Taiwan's Mainland Affairs Council, the government agency responsible for relations with China, Hong Kong and Macao, said in an email that it was aware of a self-proclaimed Hong Kong activist residing in Taiwan who "lured other Hong Kongers to Taiwan" and was forced to leave the island after overstaying his visa.

"Persons who lure other Hong Kongers to Taiwan in the name of support for the Hong Kong anti-extradition movement, and who instigate and threaten others into illegal actions will be faced with Taiwan's relevant criminal charges," the agency said.

There are other cases. In September, local media reported about an online advertisement promising Hong Kongers legal status in Taiwan for about $640. Chiu E-ling, then the secretary general of the Taiwan Association for Human Rights, notified authorities, who released a statement urging Hong Kongers to be wary of fraudsters.

Chiu said such instances showed the need for laws allowing Hong Kongers to seek asylum in Taiwan. "We don't want to have more victims of human trafficking," she said.

Since Hong Kong's protests escalated, only one Hong Kong national has publicly stated his intention to stay in Taiwan. Lam Wing-kee, a bookseller who arrived last year amid fears he could be extradited from Hong Kong to face criminal charges in China, plans to open a bookstore in Taipei.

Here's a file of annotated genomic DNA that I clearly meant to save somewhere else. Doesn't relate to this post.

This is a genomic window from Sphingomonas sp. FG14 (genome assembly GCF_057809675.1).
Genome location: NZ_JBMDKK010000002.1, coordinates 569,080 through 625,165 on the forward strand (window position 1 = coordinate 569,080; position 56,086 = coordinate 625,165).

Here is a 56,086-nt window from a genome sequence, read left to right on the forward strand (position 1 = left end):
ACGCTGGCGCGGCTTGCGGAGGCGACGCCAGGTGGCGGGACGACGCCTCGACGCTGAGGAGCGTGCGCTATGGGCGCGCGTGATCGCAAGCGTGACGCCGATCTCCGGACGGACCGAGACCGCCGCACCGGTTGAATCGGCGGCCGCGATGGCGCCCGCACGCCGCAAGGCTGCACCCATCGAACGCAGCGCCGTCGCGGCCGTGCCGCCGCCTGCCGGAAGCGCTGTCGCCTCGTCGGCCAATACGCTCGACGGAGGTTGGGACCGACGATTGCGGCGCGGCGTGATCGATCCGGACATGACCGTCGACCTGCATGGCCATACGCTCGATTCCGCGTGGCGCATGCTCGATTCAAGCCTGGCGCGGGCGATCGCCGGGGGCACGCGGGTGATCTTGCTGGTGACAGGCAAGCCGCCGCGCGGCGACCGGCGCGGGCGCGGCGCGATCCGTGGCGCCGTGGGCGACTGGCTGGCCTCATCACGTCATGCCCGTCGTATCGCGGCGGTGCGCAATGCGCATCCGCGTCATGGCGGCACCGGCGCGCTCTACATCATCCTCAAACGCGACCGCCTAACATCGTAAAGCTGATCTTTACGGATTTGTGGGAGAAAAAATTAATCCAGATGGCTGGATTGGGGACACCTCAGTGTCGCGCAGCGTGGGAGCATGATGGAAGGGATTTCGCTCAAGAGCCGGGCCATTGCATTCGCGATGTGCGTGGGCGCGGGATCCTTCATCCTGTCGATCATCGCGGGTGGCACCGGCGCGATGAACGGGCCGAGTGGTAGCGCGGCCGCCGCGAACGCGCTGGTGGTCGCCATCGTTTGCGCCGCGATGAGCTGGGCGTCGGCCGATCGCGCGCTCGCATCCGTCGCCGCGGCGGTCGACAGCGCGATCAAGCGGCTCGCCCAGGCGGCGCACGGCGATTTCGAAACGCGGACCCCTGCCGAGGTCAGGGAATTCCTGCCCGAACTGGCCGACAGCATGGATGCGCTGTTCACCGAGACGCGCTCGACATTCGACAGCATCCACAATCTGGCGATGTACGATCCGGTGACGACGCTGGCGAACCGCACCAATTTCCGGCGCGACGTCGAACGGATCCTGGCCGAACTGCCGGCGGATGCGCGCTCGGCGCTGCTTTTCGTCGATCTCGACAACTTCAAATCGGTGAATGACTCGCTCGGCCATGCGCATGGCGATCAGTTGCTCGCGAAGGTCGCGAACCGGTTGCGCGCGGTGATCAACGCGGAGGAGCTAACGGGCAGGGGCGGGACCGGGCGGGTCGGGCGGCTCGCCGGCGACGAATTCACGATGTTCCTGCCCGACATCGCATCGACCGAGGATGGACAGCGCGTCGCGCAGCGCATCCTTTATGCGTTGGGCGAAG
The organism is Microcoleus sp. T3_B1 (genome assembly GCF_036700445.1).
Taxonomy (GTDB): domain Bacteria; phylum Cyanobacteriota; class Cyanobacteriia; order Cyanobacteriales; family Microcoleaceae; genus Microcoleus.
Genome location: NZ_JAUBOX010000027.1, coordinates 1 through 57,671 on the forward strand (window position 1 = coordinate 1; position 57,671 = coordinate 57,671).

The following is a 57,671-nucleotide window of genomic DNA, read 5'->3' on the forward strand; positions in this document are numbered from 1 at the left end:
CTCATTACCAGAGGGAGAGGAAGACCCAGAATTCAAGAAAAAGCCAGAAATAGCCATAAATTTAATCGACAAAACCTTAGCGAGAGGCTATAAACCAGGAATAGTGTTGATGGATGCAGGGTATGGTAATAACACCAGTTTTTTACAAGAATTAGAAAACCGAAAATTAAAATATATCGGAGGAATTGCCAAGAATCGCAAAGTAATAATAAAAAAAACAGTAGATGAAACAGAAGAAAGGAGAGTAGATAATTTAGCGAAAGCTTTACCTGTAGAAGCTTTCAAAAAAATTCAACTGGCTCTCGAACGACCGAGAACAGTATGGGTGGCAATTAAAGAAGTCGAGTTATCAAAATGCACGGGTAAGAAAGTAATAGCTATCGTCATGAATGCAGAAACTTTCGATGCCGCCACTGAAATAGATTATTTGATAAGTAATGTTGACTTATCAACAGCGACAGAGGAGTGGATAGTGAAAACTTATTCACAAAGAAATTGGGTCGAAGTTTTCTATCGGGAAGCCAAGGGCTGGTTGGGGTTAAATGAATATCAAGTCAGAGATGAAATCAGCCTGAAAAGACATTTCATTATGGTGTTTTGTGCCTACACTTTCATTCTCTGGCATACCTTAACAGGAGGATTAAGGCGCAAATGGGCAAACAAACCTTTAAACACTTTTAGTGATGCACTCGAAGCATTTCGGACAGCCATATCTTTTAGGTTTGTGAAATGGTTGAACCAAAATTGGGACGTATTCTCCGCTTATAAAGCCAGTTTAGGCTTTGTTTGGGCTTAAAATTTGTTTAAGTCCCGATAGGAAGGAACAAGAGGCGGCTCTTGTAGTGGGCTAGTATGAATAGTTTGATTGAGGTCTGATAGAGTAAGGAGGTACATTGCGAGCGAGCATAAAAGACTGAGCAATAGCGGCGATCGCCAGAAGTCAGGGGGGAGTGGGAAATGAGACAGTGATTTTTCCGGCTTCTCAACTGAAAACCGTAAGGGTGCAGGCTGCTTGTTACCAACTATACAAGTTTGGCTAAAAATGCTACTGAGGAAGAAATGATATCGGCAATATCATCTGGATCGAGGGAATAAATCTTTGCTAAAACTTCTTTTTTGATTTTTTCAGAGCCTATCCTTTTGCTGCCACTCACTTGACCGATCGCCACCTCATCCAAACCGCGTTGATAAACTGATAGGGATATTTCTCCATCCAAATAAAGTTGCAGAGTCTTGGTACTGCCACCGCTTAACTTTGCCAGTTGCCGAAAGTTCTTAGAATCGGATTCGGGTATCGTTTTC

Some Hong Kongers view Lam as a test case should they, too, seek to stay in Taiwan permanently. But he is on a tourist visa and insists that Hong Kongers should understand the limitations of Taiwan's government.

"Most of them are very impatient and anxious. I've been trying to talk to them and calm them down," Lam said in an interview. "I'm using myself as an example and sharing my experience."

Last July, he identified one case of a student protester who, upon arriving in Taiwan, was approached by a man purporting to be a national security agent. Lam, and the student's companions, feared the man was trying to "buy off the protesters."

Ho Ming-sho, a sociology professor at National Taiwan University, said Hong Kong protesters wary of spies and police infiltrating their ranks carry those fears to Taiwan, potentially leaving them "prone to rumors and scams."

Domestic rights groups have called for Taiwan to utilize Article 18 of its Act Governing Relations With Hong Kong and Macao, which allows the government to assist those "whose safety and liberty are immediately threatened for political reasons."

Taiwan has not publicly used the article, instead deferring to existing immigration laws. "They're trying to be cautious," Ho said.

But Taiwan has quietly created avenues for Hong Kongers to stay, ranging from a pilot program for students to less-publicized measures such as unofficially loosening restrictions on tourist visa extensions.

"We have elastic ways to deal with that," said Wang Ting-yu, a legislator in Taiwan's ruling Democratic Progressive Party. "This kind of rescue system, this help system, we have that. It's happening now."

Joseph Wu, Taiwan's foreign minister, said in December that Taiwan would consider adjusting its assistance if China's military invaded Hong Kong. For now, Wang said, a formal process to accept Hong Kong refugees would "offer Beijing an excuse to accuse Taiwan of being behind this movement."

While the government says it cannot publicly open its doors to Hong Kong protesters, Wang said it is ensuring that those doors are not closed completely. "We have an obligation to help them," he said. "But we have our own way to help them."